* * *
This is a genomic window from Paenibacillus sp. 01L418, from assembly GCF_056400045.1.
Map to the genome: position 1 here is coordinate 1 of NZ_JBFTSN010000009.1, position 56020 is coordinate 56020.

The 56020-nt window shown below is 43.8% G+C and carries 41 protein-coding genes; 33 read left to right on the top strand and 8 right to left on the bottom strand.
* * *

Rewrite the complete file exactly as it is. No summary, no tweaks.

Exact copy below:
This is a genomic window from Paenibacillus sp. 01L418, from assembly GCF_056400045.1.
Map to the genome: position 1 here is coordinate 1 of NZ_JBFTSN010000009.1, position 56020 is coordinate 56020.

The 56020-nt window shown below is 43.8% G+C and carries 41 protein-coding genes; 33 read left to right on the top strand and 8 right to left on the bottom strand.